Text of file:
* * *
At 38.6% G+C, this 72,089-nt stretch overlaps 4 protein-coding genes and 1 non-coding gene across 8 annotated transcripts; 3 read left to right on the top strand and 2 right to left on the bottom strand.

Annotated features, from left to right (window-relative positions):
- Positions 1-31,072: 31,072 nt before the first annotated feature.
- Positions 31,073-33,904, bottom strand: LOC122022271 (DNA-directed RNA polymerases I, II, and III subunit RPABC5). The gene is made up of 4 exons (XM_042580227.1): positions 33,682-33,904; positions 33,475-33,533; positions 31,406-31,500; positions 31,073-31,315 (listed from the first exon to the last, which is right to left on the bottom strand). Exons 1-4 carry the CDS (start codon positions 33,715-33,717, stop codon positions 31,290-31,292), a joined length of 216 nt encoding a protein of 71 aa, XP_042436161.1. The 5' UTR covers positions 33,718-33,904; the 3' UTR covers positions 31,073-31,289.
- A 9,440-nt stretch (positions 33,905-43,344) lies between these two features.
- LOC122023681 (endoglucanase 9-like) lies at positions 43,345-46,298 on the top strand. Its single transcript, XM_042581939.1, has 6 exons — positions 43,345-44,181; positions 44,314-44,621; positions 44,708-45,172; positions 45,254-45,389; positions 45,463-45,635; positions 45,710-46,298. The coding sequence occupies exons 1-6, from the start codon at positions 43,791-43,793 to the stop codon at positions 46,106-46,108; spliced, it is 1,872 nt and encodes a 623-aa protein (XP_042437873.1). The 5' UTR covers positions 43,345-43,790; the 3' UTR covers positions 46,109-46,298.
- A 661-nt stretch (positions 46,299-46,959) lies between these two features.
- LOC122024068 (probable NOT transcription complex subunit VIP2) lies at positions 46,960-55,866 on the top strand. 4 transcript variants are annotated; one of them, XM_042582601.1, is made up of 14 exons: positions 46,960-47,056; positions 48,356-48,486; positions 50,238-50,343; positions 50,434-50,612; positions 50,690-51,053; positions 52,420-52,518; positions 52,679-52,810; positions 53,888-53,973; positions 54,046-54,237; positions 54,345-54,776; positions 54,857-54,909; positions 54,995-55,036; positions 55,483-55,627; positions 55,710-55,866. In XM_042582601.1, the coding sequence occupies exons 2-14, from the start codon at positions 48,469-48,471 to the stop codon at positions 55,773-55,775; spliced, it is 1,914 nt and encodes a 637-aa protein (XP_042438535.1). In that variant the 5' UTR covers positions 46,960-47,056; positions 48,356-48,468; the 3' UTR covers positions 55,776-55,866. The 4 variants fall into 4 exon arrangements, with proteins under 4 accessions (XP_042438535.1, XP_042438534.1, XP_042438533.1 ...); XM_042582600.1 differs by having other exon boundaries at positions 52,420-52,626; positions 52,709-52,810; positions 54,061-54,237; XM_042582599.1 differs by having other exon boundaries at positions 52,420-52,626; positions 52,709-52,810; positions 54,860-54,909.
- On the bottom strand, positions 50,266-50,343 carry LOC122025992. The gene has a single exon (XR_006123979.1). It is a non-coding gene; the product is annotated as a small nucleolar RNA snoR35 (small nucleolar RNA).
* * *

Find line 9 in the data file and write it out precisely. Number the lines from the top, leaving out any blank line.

- On the bottom strand, positions 50,266-50,343 carry LOC122025992. The gene has a single exon (XR_006123979.1). It is a non-coding gene; the product is annotated as a small nucleolar RNA snoR35 (small nucleolar RNA).